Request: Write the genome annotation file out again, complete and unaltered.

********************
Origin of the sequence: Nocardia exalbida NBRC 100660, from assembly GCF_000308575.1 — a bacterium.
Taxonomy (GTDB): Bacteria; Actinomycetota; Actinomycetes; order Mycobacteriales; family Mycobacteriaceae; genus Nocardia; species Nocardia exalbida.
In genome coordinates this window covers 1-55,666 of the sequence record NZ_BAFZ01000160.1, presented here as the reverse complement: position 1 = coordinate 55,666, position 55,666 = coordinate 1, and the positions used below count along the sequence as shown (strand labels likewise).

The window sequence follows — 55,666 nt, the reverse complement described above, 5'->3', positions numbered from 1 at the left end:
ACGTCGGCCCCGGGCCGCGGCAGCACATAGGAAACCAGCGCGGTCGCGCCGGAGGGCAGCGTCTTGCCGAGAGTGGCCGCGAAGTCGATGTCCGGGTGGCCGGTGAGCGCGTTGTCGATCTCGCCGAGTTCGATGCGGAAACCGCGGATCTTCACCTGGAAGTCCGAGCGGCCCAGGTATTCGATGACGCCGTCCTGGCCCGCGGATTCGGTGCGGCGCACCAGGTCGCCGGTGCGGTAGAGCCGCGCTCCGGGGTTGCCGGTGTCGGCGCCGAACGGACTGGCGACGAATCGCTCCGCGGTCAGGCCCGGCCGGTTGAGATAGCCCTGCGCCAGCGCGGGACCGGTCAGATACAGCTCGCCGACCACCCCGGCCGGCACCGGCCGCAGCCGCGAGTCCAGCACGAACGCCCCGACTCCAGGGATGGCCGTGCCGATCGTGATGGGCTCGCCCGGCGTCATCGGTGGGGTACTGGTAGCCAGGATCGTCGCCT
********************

Origin of the sequence: Nocardia exalbida NBRC 100660, from assembly GCF_000308575.1 — a bacterium.
Taxonomy (GTDB): Bacteria; Actinomycetota; Actinomycetes; order Mycobacteriales; family Mycobacteriaceae; genus Nocardia; species Nocardia exalbida.
In genome coordinates this window covers 1-55,666 of the sequence record NZ_BAFZ01000160.1, presented here as the reverse complement: position 1 = coordinate 55,666, position 55,666 = coordinate 1, and the positions used below count along the sequence as shown (strand labels likewise).

The window sequence follows — 55,666 nt, the reverse complement described above, 5'->3', positions numbered from 1 at the left end:
ACGTCGGCCCCGGGCCGCGGCAGCACATAGGAAACCAGCGCGGTCGCGCCGGAGGGCAGCGTCTTGCCGAGAGTGGCCGCGAAGTCGATGTCCGGGTGGCCGGTGAGCGCGTTGTCGATCTCGCCGAGTTCGATGCGGAAACCGCGGATCTTCACCTGGAAGTCCGAGCGGCCCAGGTATTCGATGACGCCGTCCTGGCCCGCGGATTCGGTGCGGCGCACCAGGTCGCCGGTGCGGTAGAGCCGCGCTCCGGGGTTGCCGGTGTCGGCGCCGAACGGACTGGCGACGAATCGCTCCGCGGTCAGGCCCGGCCGGTTGAGATAGCCCTGCGCCAGCGCGGGACCGGTCAGATACAGCTCGCCGACCACCCCGGCCGGCACCGGCCGCAGCCGCGAGTCCAGCACGAACGCCCCGACTCCAGGGATGGCCGTGCCGATCGTGATGGGCTCGCCCGGCGTCATCGGTGGGGTACTGGTAGCCAGGATCGTCGCCT